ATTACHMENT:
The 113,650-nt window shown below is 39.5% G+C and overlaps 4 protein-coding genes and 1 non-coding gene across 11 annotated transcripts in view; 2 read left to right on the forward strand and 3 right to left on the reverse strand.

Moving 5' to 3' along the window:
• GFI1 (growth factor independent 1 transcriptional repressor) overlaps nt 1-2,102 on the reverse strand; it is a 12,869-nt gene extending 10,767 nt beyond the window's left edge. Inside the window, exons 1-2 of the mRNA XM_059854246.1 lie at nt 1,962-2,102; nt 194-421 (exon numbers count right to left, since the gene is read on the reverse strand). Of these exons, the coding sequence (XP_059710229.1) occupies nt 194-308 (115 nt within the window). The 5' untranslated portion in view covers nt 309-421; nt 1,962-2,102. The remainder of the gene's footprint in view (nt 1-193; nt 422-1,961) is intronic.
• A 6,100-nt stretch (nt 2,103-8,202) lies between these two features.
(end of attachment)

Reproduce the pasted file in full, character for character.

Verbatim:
The 113,650-nt window shown below is 39.5% G+C and overlaps 4 protein-coding genes and 1 non-coding gene across 11 annotated transcripts in view; 2 read left to right on the forward strand and 3 right to left on the reverse strand.

Moving 5' to 3' along the window:
• GFI1 (growth factor independent 1 transcriptional repressor) overlaps nt 1-2,102 on the reverse strand; it is a 12,869-nt gene extending 10,767 nt beyond the window's left edge. Inside the window, exons 1-2 of the mRNA XM_059854246.1 lie at nt 1,962-2,102; nt 194-421 (exon numbers count right to left, since the gene is read on the reverse strand). Of these exons, the coding sequence (XP_059710229.1) occupies nt 194-308 (115 nt within the window). The 5' untranslated portion in view covers nt 309-421; nt 1,962-2,102. The remainder of the gene's footprint in view (nt 1-193; nt 422-1,961) is intronic.
• A 6,100-nt stretch (nt 2,103-8,202) lies between these two features.